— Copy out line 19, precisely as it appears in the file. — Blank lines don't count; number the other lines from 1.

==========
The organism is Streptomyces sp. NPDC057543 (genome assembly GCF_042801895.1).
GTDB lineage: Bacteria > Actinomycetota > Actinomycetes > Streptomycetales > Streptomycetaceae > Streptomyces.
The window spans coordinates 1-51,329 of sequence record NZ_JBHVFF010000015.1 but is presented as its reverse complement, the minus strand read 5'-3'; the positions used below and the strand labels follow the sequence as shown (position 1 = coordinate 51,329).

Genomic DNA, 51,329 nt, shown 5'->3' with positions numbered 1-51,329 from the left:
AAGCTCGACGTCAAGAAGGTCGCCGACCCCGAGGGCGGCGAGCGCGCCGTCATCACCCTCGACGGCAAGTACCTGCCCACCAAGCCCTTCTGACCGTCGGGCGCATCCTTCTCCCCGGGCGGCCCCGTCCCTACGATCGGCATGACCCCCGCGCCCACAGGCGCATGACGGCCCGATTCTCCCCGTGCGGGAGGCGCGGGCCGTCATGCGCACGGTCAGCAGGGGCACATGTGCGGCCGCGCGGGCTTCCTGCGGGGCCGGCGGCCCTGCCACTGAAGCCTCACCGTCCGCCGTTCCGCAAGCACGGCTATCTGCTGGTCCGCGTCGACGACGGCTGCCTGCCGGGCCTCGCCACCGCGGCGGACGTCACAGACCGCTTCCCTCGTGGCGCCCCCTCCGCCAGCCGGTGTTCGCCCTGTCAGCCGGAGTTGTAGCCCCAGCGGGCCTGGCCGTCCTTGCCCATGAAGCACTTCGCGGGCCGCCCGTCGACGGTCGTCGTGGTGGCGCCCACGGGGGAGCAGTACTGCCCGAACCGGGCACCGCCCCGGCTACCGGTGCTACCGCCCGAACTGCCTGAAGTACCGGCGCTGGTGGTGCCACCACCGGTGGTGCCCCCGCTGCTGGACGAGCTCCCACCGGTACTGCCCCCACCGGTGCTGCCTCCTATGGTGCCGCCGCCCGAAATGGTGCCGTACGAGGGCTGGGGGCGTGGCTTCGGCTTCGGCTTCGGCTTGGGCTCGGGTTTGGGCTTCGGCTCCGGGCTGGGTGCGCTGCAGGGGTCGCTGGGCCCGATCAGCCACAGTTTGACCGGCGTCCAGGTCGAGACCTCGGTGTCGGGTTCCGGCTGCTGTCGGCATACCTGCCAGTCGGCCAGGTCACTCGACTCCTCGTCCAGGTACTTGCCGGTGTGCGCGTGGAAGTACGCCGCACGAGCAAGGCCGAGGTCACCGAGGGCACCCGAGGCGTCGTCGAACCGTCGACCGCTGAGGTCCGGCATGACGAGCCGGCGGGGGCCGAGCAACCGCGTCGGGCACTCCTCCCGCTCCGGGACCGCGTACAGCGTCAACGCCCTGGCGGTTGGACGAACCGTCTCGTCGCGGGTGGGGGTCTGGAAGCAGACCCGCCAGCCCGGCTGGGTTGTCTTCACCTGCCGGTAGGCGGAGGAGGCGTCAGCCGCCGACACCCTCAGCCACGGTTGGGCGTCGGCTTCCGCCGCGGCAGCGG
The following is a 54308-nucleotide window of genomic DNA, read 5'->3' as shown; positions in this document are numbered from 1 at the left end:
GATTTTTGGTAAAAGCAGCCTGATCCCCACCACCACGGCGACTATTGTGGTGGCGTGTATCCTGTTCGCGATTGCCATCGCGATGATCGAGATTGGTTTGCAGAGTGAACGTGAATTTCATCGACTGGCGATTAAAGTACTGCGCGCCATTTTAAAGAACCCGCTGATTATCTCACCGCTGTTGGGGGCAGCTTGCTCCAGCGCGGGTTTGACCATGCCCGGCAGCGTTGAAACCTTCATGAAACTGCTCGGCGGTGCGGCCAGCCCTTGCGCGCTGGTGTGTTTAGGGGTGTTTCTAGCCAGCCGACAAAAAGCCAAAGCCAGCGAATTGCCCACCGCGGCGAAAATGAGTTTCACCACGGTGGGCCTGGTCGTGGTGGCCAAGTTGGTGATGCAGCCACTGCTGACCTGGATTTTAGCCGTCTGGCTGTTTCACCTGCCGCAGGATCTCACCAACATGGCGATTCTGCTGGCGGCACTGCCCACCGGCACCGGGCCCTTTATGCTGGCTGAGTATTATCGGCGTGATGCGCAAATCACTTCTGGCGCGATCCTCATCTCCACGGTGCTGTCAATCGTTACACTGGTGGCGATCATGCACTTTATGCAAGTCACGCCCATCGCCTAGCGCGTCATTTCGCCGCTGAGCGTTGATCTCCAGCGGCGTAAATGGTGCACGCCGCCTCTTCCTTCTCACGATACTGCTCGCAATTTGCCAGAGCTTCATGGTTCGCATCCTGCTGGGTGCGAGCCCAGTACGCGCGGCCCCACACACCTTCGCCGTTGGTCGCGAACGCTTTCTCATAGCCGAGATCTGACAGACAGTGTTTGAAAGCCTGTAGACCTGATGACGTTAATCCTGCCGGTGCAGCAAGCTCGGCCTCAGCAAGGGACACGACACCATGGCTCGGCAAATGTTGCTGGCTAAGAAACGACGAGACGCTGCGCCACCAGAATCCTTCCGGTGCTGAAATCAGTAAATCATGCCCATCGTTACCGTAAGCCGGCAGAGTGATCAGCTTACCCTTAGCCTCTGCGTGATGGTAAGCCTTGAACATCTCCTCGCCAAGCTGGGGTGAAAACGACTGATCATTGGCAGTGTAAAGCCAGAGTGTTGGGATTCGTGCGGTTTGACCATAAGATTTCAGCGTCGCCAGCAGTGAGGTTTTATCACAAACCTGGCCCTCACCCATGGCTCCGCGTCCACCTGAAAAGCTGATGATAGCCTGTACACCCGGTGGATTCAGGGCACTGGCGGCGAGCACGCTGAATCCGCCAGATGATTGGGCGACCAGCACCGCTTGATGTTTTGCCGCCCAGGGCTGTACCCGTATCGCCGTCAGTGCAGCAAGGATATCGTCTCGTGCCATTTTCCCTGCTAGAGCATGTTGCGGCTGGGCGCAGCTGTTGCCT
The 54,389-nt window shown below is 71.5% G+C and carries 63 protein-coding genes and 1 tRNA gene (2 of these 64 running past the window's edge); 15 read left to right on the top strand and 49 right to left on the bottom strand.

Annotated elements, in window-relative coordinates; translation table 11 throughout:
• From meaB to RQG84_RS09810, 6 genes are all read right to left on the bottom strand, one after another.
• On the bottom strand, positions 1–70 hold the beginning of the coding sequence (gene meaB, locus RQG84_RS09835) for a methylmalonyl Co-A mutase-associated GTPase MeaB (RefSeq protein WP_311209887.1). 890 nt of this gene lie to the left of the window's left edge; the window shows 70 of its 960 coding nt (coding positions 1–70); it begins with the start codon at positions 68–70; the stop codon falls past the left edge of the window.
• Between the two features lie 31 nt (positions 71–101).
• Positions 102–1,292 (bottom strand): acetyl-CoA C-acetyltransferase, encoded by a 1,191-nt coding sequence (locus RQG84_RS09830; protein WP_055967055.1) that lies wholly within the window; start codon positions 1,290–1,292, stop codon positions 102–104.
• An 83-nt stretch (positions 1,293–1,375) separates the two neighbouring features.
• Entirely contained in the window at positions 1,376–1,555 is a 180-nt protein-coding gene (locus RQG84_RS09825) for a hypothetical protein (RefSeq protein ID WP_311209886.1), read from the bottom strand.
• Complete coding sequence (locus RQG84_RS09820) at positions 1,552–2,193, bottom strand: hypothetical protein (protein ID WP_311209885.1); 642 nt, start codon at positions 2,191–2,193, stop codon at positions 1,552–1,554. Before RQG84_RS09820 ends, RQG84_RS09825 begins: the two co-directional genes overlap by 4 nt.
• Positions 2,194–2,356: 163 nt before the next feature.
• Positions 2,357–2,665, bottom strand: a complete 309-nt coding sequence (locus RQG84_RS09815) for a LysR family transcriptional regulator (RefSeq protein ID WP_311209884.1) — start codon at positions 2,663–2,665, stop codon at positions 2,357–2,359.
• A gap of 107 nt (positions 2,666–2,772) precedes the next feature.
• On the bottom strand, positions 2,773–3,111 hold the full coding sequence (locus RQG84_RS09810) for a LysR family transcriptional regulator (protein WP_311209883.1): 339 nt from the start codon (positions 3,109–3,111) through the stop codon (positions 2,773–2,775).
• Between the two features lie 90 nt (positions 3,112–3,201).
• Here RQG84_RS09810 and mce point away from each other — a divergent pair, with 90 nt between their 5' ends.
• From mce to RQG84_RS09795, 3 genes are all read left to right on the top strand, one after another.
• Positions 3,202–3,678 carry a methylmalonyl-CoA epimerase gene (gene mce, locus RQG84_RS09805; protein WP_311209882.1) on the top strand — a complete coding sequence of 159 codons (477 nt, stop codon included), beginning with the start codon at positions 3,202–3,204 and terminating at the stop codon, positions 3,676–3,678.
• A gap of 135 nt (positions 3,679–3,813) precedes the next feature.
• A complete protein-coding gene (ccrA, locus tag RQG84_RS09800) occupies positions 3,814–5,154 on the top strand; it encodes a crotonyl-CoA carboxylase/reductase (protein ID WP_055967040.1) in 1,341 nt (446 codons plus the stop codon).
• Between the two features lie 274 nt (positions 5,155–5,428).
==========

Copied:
• A gap of 107 nt (positions 2,666–2,772) precedes the next feature.